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'Frenzied Narrative' Of Rising Crime Was Key Issue in 2022 Campaigns

The specter of rising crime became become a central point of the 2022 midterm elections. It was on heavy rotation in Republican campaign ads, and nightly it was the topic de jour on Fox News. Even much of the mainstream media is covering crime as though the U.S. is in the middle of some kind of crisis, accepting the political narrative — especially, but not exclusively, the Republican narrative.

Is there actually a crime wave? The FBI crime stats from 2021 show that, "the big takeaways were crime is up on some measures and it's down on others," says Insha Rahman of the Vera Institute of Justice, NPR reports.

However, because of a long-planned change in reporting standards, most cities did not report their 2021 crime numbers to the FBI. "It's turned our crime data into this sort of giant black hole I don't think we'll ever actually be able to undo," says Fordham University law Prof. John Pfaff. "I think 2021 will always just be a giant gap in our narrative."

"A big mistake we make with crime narratives is the effort to tell a narrative," Pfaff says. "Crime is deeply local."

Often, stories about crime trends are based on increments of time that are statistically meaningless.

"Both journalists and elected officials have a habit of comparing crime today to crime last year," says Robert Vargas, a sociologist at the University of Chicago. "There's absolutely no systemic or scientifically informed way of thinking about crime trends" in this short term way.

Rena Karefa-Johnson of the advocacy group Fwd.Us says, ".It is often lost that there are certain crimes like property crimes that are actually at historic lows. For the crimes like gun homicide that have increased and spiked and that we really need to focus on, we're still not talking about rates anywhere near the historic highs of the nineties."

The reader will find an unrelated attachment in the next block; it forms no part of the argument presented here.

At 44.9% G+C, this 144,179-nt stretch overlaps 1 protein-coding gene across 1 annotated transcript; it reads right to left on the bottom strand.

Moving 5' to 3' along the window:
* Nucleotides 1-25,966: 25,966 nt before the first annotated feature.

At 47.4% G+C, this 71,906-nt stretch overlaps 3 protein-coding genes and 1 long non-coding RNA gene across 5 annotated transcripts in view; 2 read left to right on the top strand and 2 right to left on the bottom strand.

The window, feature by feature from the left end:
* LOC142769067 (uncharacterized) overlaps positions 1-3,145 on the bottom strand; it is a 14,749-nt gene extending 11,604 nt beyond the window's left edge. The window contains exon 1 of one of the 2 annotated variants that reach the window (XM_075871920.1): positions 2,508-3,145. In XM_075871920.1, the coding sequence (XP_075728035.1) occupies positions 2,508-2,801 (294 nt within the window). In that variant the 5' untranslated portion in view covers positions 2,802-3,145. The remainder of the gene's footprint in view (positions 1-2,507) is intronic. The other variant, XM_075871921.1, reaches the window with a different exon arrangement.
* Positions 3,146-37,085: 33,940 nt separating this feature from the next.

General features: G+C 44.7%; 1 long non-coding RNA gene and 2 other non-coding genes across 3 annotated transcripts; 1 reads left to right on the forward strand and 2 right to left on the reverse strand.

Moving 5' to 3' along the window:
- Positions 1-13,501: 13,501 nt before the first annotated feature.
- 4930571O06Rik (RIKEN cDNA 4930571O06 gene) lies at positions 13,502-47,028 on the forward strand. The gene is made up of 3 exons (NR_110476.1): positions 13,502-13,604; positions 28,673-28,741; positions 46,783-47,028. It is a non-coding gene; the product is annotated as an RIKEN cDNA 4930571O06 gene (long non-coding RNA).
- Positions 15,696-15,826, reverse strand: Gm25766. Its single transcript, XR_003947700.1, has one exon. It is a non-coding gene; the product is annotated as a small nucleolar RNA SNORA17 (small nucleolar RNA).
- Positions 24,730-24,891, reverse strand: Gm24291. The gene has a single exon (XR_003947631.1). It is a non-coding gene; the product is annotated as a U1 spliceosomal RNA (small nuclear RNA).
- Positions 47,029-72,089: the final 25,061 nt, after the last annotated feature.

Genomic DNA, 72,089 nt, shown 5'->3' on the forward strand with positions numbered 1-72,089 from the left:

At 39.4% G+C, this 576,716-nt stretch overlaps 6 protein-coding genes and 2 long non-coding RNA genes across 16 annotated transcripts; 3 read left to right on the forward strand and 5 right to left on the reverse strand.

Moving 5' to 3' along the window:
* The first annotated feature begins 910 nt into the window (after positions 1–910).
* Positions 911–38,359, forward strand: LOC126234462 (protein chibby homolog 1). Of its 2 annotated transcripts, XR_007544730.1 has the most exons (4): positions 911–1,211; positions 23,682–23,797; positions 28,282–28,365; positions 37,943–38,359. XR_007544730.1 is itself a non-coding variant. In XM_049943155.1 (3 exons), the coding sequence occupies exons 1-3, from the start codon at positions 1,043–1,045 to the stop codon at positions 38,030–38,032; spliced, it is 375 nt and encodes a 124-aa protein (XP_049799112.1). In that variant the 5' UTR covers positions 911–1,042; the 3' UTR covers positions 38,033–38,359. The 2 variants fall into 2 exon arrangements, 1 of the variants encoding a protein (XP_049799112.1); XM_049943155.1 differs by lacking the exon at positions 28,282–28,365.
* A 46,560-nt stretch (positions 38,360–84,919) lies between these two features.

"People were 80% less likely to be a victim of violent crime in 2021 compared to 1993," she says.

What is rising is the frenzied narrative around rising crime.

In the Wisconsin senate race the Fraternal Order of Police, alongside a majority of sheriffs and other law enforcement agencies, have thrown their political weight behind the incumbent, "tough-on-crime" Republican Ron Johnson. Johnson has called the criminal Jan. 6th attack on the Capitol "a peaceful protest."

In campaign ads against his Democratic challenger, Mandela Barnes. a narrator asks the viewer, "do you feel safe?' while ominous music thumps in the background.

"Mandela Barnes would eliminate cash bail, setting accused criminals free into the community before trial, even with shootings, robberies, carjackings, violent attacks on our police. More than 300 murders last year alone. Yet Barnes has even supported defunding the police. Mandela Barnes, he stands with them, not us."

The not so subtle suggestion was that Barnes, who is Black, stands with the images of the alleged criminals in the ad, all of whom are also Black.

The ad not only attacks Barnes, but also bail reform. It's been a popular target of the right, in lockstep with police, claiming that it will let violent suspects — almost always depicted as Black and brown — out onto the street. That's despite a lack of evidence that shows a connection between bail reform and increased crime.

With 99 percent of precincts reporting, Johnson led Barnes by only 27,000 votes of more than 2.6 million ballots.


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A daily report co-sponsored by Arizona State University, Criminal Justice Journalists, and the National Criminal Justice Association

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